Wait. I skipped a few things. Surgery. A 4 day hospital stay instead of one night. Being alone (dumb Covid) waiting to hear if your cancer has spread and you can have surgery. Having no visitors in the hospital and having a huge abdominal incision instead of the 5 small ones (had them too!) you were promised. Bringing a catheter home. Y’all. Single most traumatic experience of my life. I can’t even talk about that “tube in a toot” as I call it. I can say if I get aggravated about the small stuff, I remind myself, well, at least you don’t have a tube in your toot. True story.
Recovery was harder than I ever imagined. A radical hysterectomy leaves a woman feeling out of sorts, emotional, rage filled and did I mention the hot flashes? Whoa, Nellie. Did I mention my cancer is hormone fed? I’m just having to wing it over here. So if you see me and I’m more irritable or unreasonable than before, well, I finally have an excuse. I look in the mirror and I don’t even recognize myself. Only way I know to describe it.
And that cancer? Well, with my post surgery appointment came the news that the biopsy now showed a low grade vs the high grade presented by the pre surgery biopsy. There was no explanation, the oncologist said. Oh, I’ve got one. There were people who prayed and stood in the gap for me. Interrupted church services and said excuse me I know you’re trying to preach but the Lord said I am to stand in for Kim right now and well, y’all just get to laying hands on me because there is work to be done. I have no doubt it WAS a high grade, and prayer changed things. We all prayed it right into a low grade tumor. Yes we did. God is good, y’all. But I did have the option to have it sent to Mayo Clinic for a 3rd opinion due to the vast difference. I took that option, knowing if it came back high grade instead of low it meant radiation. And I was back to waiting. Not feeling good. But my trip to meet Ms Brenda getting closer and closer.
In true Kimmie luck, my 3rd opinion biopsy got delayed being sent to Mayo. The doubt started creeping back in. I was still going to Andalusia for the weekend, but it was with a cloud hanging over us. I had begun going back to work half days, but last Wednesday I woke up not feeling well and a tiny nagging thought in my mind something was going to happen that day, so I stayed home. My husband invited me to lunch with my stepson so I went. And well, I was close to my favorite Goodwill so why not run there right? Here we go with the Goodwill theme again.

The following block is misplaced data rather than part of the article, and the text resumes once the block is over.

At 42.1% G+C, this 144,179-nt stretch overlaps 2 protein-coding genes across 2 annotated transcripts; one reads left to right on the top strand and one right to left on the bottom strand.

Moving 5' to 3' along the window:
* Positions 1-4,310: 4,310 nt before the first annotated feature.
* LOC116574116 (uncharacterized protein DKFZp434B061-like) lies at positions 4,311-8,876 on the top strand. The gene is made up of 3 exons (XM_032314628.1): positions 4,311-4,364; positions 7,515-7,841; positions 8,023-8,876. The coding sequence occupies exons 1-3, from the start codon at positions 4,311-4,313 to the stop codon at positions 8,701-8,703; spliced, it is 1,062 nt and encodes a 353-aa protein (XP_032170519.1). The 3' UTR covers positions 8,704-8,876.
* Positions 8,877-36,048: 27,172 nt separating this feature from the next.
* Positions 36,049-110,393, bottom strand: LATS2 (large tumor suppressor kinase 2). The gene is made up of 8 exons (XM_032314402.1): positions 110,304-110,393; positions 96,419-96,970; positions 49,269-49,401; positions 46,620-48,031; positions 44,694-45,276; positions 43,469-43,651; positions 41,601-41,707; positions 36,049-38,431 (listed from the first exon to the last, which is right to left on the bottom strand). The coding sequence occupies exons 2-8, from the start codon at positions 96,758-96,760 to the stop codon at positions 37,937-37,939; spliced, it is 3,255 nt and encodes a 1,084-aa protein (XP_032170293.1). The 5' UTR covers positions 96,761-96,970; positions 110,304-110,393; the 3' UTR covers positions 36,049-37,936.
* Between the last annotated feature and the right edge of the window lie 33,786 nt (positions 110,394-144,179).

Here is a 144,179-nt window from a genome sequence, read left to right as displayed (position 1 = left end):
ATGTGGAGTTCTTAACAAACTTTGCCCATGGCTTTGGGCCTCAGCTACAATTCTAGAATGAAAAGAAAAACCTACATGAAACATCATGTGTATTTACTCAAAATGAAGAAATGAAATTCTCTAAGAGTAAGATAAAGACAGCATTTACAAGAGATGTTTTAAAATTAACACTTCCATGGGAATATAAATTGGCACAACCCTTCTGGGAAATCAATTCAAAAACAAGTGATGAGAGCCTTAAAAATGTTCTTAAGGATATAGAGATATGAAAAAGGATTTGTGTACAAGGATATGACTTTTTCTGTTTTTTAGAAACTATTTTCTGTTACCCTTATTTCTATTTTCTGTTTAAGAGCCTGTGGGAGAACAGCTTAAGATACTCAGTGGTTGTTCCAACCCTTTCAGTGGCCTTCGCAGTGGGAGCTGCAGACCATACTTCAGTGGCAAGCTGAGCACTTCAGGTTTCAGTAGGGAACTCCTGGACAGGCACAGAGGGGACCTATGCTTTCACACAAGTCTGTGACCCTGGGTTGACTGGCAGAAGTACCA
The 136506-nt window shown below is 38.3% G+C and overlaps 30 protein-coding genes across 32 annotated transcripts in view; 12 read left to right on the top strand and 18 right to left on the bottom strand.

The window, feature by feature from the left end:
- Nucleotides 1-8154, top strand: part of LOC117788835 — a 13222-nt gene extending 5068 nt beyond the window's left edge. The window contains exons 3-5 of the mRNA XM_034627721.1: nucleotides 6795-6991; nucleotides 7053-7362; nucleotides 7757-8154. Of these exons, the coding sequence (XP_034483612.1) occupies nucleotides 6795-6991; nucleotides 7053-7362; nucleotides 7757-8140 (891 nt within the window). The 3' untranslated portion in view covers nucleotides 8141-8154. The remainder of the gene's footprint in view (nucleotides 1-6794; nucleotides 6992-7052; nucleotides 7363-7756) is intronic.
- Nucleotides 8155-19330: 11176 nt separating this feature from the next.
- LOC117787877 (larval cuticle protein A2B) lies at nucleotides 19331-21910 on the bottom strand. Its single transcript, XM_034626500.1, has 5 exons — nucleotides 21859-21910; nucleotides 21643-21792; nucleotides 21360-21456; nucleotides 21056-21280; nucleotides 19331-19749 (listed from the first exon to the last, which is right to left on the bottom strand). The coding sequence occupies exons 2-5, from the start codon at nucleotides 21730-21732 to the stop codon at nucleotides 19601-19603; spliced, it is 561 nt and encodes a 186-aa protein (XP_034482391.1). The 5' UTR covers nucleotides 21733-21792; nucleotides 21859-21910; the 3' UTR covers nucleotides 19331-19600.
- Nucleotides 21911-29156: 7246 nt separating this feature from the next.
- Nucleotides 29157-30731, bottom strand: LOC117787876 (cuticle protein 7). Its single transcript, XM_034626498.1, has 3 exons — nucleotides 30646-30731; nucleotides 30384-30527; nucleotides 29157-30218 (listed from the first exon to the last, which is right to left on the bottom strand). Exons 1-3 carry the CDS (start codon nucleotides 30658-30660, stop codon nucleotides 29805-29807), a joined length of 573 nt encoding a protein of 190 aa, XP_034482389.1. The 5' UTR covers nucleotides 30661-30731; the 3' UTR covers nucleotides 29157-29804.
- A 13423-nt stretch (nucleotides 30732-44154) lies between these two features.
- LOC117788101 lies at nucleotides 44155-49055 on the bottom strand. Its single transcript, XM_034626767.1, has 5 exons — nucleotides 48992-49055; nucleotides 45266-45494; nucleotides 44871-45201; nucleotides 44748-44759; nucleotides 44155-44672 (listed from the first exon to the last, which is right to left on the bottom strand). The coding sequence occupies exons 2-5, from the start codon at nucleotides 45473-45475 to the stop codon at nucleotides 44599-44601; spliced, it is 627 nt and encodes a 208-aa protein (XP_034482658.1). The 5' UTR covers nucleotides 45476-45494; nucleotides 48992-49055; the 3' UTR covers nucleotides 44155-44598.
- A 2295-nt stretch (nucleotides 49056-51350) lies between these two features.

I left lunch and pulled out into the highway when my oncologists number showed up on my phone. I literally pulled over to the shoulder. “The Mayo Clinic confirmed it was a low grade cancer and no further treatment needed”. Granted, I will have to do future scans and it may rear it’s ugly head again someday. I’ll be ready. Bet your boots on that.
This weekend has been one full of peace, laughter with new friends who were guests at the bed and breakfast and Ms Brenda’s biscuits. She is more charming in person if that’s to be believed. I was putting on my makeup yesterday morning and I heard a noise in the kitchen. I rounded the corner and there she stood in all her apron covered glory saying “Well, good morning, honey”. I was afraid I was going to go all fan girl, but I am happy to say I contained myself and it was like I had known her all my life.
Y’all, southern cooking is not her specialty. Don’t get me wrong, it’s life and a much needed respite from the world we live in to be able to watch her videos. But Ms Brenda’s true gift? It’s kindness. It’s goodness and a love of Christ that shines from within and it’s wonderful, sage advice from an elder in a world where we are rushing thru going thru the motions. Worrying about politics and ugliness and things that don’t make a hill of beans in the grand scheme of things.
This morning, me and the 4 other women guests got to stand in the kitchen as she washed dishes and she told us stories. Her stories. Her life was an open book, and her stories are so personal and heartwarming I’m not going to write about them here. I’m going to hold them in my heart and savor them. And I’m going to go home and be forever changed by this whole experience. Cancer. Doubt and fear. Answered signs. Praying friends and family.
This is the day the Lord has made. I will be glad and rejoice in it. I think I’ll go home, love on my dogs and make some biscuits.